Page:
General information on Laos
Laos is one of the poorest countries in South East Asia. SOS Children's Villages started working near the capital city of Vientiane in 1993. In the following decades, and due to the continuing hardships faced by the people of Laos, our organisation has expanded and adapted its work. SOS Children's Villages now supports children, young people and families in six locations throughout the country.
At present there are six SOS Children's Villages in Laos, five SOS Youth Facilities, six SOS Kindergartens, five SOS Hermann Gmeiner-Schools, one SOS Vocational Training Centre, three SOS-Social Centres and one SOS-Medical Centre.
Some facts about Laos
Laos, officially called Lao People's Democratic Republic, is a one-party Communist State located on the Indochinese Peninsula in South East Asia. The country borders China in the north, Vietnam in the north-east and east, Cambodia in the south, Thailand in the west and Myanmar in the north-west. Around 6.5 million people live in Laos (July 2011 est.); the capital Vientiane is the largest city and home to nearly 800,000 people (2009 est.).
Having fun with a balloon - photo: S. Molitor
A quarter of the population lives in poverty
In the past two decades, the Laotian government has introduced gradual economic reforms to liberalise the markets. The economy grew an average of six per cent between 1988 and 2008, but over one quarter of the population continues to live in poverty (2010 est.); the country still relies mostly on foreign aid and investment.
Around three quarters of the population works in agriculture; the production of rice, vegetables, spices, fruit and cotton accounts for about a third of gross domestic product. Laos exports over half of its goods to China and Thailand, its more prosperous neighbours.
At present, one third of the population lives in urban areas, but the number of people moving to towns and cities is growing due to the lack of opportunities in rural areas. Although infrastructure needs improving everywhere, it remains especially underdeveloped in the countryside. In urban areas, around 72 per cent of the population has access to improved drinking water, but this figure is down to fifty per cent in rural areas. The situation regarding sanitation facilities is similar: in urban areas 86 per cent of the population have access to improved sanitation facilities but in rural areas this figure drops to 38 per cent.
The country's human rights record is a matter of concern for international human rights groups who have criticised the widespread abuse and corruption by government officials.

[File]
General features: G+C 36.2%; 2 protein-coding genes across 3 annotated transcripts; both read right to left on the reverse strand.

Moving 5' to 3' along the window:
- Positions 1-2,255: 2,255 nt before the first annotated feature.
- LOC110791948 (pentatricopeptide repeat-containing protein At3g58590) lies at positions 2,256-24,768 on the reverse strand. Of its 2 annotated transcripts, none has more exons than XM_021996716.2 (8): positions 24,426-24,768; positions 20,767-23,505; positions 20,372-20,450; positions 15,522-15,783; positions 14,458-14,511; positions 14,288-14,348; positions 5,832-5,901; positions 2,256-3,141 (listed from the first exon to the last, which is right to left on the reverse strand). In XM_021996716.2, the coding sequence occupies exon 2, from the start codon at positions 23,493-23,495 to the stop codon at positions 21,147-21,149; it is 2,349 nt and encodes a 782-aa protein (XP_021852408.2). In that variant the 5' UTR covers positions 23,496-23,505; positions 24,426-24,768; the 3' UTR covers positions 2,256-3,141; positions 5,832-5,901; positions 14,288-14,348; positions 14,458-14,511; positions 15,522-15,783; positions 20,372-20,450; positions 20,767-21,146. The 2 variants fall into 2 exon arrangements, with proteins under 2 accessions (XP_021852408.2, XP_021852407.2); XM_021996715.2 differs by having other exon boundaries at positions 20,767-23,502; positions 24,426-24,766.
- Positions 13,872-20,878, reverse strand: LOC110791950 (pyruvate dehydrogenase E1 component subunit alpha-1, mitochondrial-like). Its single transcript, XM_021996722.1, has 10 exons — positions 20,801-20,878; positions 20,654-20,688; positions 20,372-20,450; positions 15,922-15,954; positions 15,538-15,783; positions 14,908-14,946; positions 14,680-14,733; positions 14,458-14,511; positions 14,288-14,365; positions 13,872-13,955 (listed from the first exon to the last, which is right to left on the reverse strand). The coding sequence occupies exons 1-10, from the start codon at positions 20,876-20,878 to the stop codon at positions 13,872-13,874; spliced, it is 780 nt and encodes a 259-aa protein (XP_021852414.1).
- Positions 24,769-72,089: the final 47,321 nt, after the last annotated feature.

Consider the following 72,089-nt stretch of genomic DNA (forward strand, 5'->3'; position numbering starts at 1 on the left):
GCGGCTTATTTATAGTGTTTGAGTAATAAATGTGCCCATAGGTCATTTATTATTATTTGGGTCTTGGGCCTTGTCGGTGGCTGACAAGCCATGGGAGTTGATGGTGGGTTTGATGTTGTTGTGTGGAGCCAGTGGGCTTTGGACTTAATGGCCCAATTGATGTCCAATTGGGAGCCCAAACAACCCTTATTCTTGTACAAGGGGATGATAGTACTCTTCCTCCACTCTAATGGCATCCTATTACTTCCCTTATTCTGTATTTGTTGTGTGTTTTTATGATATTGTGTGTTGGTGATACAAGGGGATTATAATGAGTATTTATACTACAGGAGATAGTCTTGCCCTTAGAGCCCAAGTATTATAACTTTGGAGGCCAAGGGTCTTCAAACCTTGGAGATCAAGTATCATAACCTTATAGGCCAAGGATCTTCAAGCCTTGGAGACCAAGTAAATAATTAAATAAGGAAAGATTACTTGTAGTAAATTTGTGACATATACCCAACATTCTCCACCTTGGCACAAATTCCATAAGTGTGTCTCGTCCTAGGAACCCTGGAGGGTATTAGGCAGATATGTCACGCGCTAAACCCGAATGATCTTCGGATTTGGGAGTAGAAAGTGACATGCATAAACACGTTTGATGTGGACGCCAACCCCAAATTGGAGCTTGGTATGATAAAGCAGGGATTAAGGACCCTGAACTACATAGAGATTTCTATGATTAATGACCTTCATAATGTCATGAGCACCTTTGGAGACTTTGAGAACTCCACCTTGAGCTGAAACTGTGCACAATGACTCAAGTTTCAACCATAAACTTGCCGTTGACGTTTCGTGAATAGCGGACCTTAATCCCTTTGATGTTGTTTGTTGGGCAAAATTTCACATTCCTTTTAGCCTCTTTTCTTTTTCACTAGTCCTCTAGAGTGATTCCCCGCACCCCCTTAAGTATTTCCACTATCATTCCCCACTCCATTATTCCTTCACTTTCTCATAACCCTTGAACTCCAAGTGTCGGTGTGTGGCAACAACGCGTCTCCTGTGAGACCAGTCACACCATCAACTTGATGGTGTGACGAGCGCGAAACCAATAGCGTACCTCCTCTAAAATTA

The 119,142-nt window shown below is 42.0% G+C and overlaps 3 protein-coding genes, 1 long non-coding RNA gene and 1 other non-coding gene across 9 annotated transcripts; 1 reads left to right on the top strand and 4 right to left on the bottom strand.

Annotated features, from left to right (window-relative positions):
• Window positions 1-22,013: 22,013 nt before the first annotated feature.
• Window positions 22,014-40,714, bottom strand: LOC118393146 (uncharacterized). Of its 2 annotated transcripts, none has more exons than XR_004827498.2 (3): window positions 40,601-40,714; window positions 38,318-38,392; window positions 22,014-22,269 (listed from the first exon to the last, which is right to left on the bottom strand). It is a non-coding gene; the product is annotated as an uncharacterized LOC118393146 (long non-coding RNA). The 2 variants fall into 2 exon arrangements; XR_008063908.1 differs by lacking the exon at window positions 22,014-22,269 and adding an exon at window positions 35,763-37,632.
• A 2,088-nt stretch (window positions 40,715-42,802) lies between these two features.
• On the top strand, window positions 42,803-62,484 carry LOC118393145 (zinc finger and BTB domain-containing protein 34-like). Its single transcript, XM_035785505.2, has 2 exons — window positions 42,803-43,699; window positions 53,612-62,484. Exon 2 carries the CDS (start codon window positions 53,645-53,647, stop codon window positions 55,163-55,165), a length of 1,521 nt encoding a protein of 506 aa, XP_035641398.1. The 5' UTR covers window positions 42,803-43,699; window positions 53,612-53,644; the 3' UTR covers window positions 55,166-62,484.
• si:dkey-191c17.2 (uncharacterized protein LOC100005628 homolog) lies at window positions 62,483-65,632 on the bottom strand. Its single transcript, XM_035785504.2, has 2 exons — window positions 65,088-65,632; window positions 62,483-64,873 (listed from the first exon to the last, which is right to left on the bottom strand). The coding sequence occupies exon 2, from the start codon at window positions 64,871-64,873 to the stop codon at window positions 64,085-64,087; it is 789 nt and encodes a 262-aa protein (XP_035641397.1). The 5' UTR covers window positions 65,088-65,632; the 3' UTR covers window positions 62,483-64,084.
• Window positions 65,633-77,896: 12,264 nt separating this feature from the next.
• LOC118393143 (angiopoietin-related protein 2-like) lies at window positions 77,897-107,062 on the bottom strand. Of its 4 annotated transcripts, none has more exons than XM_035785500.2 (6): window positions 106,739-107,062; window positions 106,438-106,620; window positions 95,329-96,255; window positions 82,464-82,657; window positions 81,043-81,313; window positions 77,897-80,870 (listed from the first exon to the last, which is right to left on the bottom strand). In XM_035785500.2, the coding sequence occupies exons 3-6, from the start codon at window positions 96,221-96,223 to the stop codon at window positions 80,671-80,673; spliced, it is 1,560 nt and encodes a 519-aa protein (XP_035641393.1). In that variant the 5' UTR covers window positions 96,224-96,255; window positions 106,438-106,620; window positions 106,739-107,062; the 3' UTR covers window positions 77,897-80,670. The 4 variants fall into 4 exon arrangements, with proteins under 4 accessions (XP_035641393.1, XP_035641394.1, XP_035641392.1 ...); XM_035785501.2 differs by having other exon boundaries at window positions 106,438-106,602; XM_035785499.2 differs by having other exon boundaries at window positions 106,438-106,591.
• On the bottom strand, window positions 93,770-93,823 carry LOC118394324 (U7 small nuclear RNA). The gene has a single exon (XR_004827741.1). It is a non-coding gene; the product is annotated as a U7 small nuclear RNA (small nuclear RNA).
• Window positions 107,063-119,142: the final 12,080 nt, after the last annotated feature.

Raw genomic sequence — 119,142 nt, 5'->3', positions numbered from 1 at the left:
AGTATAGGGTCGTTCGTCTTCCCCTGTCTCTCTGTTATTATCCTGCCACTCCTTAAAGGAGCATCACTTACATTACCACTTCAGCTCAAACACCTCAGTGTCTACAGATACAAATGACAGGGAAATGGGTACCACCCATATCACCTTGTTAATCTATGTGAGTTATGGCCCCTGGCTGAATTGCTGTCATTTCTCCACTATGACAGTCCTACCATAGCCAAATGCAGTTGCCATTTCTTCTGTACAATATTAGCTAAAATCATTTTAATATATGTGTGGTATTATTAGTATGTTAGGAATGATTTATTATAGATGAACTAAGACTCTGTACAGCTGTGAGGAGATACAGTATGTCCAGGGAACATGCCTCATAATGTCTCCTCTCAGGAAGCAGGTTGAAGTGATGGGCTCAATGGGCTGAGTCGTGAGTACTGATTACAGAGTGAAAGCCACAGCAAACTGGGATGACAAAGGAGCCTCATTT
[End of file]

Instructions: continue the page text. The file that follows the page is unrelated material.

Prevailing poverty makes people vulnerable to human trafficking; men, women and children are trafficked, both within Laos and abroad. They are forced to work in factories, in agriculture, in the fishing industry or are sexually exploited.
Women and girls face discrimination and abuse in many aspects of their lives. They are more likely to live in poverty and thousands are trafficked each year for prostitution. Girls, especially those from ethnic minorities and in rural areas, are less likely to attend school and are more likely to drop out of education than boys.
Situation of the children in Laos
There are approximately 2.8 million children living in Laos. Most face many hardships: half of all children under the age of five are chronically malnourished. Around 11 per cent of children between the ages of five and 14 are involved in child labour.
At school - photo: S. Molitor
The expenditure on education is one of the smallest in the world: only 2.3 per cent of gross domestic product was spent on education in 2008. Literacy rates remain low - 83 per cent of men and 63 per cent of women are literate according to the 2005 census. There has, however, been an increase in school enrolment rates and the government is working towards universal primary education.
Children in rural areas are particularly disadvantaged. Basic services such as education, health or other forms of assistance cannot reach those living in remote areas with no access to road or railway networks. Schools in rural areas have fewer resources, and a lower enrolment rate than those in urban areas.
SOS Children's Villages in Laos
Due to the country's economic plight and the lack of comprehensive social welfare systems, the involvement of SOS Children's Villages has grown in recent years. The organisation provides day-care, primary and secondary education, vocational training and counselling to children, young people and families. The support varies according to the needs of the local population; for example the social centre in Savannakhet has family houses to provide temporary care for malnourished children from the neighbourhood and, in Samneua, the medical centre provides advice to the local community and also carries out vaccinations. When children can no longer be cared for by their families they can move into an SOS family, where they are looked after by an SOS mother.
SOS Children's Village of Laos
POB 3503, Ban Sivilay, Muang Xayth.
Hom 02, Km 6, Kaysone Phomvihane Rd